Mr. Lamont

I do not think that the right hon. Gentleman's scepticism is well founded. In my view, BS was absolutely right to get on quickly with negotiations. The Opposition have constantly stressed that time is short and that we should get on and do something. Now they say that we are getting on with it too quickly.

Mr. Michael Hirst (Strathkelvin and Bearsden)

Will my hon. Friend assure the House that before approving any deal for the acquisition of Scott Lithgow he will ascertain that the bidder has adequate project management expertise to ensure that rig 202 is completed on time and the yard's commercial reputation thereby enhanced?

Mr. Lamont

My hon. Friend will be aware that for this or any other deal to go through the agreement of Britoil is necessary. Britoil is an interested party and it wishes to have its rig. It will therefore wish to be satisfied as to the technical competence of anyone taking over the yard—as, of course, will the Government.

Mr. Malcolm Bruce (Gordon)

Is not signing a conditional agreement in the past 24 hours when a new and serious bidder has recently emerged nothing short of a disgrace? If the chairman of BS is supposed to be acting under instructions from the Government, is it not disgraceful that such a deal should be signed without the knowledge of the Secretary of State for Scotland, and should not both be sacked?

Mr. Lamont

I find the hon. Gentleman's attitude utterly incomprehensible. He has been urging that something be done to provide work and hope for people at the yard. Trafalgar House was the first company to make an approach and it was seriously interested. It was absolutely right that BS should get on and negotiate as quickly as possible in an extremely urgent situation.

Mr. Barry Henderson (Fife, North-East)

Is my hon. Friend aware that his annoucement is a ray of light on a dark scene? Does he agree that anyone involved in these matters who is not prepared to take part in a constructive and positive approach to all the options now open would be selling Scotland short and would not be easily forgiven?

Mr. Lamont

I am grateful to my hon. Friend. As we saw earlier in questions on the economy and at Prime Minister's Question Time, however, for the Opposition good news is bad news.

Mr. Norman Buchan (Paisley, South)

Will the Minister answer this simple question? Was the Secretary of State for Scotland informed and was the Minister's own Department informed before the "moral agreement" took place? Secondly, what job content will be assured by Trafalgar House, as the work force and most people who know the industry believe that it will be the worst possible private deal in terms of employment?

Thirdly, why would the client—Britoil—still have preferred BS to do the job and why is every private firm falling over itself to do a job that the Government themselves were not prepared to undertake?

Mr. Lamont

On the first point, both my right hon. Friend and I were kept fully informed and were aware of the situation before the announcement was made. If the deal went through, Trafalgar House would hope to employ 2,000 at first, to be maintained if new work is found. Otherwise, the total would fall to a nucleus of 1,250 jobs. [Interruption.] The hon. Member for Paisley, South (Mr. Burham) may scoff, but that is a very significant improvement on what might have happened. Finally, Britoil might have been prepared to renegotiate but, as the hon. Gentleman well knows, BS did not judge that to be in its commercial interest.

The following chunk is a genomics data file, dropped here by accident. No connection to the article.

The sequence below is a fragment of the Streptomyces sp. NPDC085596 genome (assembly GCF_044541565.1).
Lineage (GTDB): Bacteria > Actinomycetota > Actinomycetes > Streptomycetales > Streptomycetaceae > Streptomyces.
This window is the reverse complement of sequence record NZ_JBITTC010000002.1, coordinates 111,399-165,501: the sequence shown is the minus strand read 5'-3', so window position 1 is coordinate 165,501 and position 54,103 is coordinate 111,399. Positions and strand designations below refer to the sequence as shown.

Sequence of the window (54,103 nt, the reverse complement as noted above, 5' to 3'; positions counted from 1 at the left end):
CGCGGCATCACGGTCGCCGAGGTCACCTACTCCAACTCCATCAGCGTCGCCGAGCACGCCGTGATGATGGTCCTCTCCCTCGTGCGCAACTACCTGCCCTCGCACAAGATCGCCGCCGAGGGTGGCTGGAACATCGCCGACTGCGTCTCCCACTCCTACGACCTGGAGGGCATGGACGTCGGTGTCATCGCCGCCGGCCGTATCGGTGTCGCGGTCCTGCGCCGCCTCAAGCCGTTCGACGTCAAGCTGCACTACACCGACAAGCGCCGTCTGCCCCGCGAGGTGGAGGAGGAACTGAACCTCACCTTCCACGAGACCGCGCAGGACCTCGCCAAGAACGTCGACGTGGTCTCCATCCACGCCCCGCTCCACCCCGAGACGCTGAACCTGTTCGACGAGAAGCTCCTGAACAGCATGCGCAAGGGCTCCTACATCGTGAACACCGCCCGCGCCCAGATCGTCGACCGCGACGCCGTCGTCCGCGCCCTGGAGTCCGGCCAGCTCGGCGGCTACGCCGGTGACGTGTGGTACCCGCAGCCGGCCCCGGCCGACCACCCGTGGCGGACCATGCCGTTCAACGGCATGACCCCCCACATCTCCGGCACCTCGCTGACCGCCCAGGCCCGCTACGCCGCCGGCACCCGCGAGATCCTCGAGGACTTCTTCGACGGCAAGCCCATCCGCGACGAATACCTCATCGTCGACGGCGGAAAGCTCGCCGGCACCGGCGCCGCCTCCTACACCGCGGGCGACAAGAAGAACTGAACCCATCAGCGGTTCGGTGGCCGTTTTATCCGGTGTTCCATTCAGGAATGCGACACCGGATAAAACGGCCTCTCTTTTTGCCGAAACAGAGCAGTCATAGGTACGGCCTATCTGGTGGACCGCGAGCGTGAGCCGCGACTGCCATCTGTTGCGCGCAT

Mr. Nicholas Fairbairn (Perth and Kinross)

Has my hon. Friend noted that the shop stewards at the yard, without knowing any of the details of the matter, unanimously rejected the offer by that company to save employment? Is it not absolutely, blindingly dumbfounding that when jobs are going to be saved, and Opposition Members plead for them, they immediately reject any attempt to do this?

Mr. Lamont

I very much hope that those who walked out this morning in protest against the proposals will think again. I am sure that, on reflection, they will not wish to do anything that might put off a buyer for the yard.

Mr. Donald Dewar (Glasgow, Garscadden)

Will the Minister accept that there has been widespread dismay in Scotland at the spectacle of Ministers who are apparently totally out of touch with reality and who are belatedly reacting to events? Of course, we welcome bids for Scott Lithgow, but we want to be sure that every conceivable bidder is given a fair chance. Will he bring it home in no uncertain terms to Mr. Graham Day that talking about moral obligations to the first bidder, the one that he appears to favour, is not a sensible way of encouraging the kind of deal that we want in the interests both of the country and of those who work in Greenock and Port Glasgow, and that will save the maximum number of jobs? Will he accept that 1,250 is a quite inadequate total to save from the catastrophic situation to which Government policy has contributed greatly? Will he now get in touch with Howard Doris and Bechtel directly and make it clear to them that, whatever they read of Mr. Day's attitude in the papers, any bid from them will be welcomed and seriously considered as an option?

Mr. Lamont

I am not sure who is out of touch with reality. Only a few days ago the hon. Gentleman was urging us to get on with it. He said that the situation demanded urgent action. Now he is saying that the Government ought to slow it down. The great danger is that, if we slow it down, we may end up with no deal at all. However, I give the hon. Gentleman the assurance that all bids will be considered.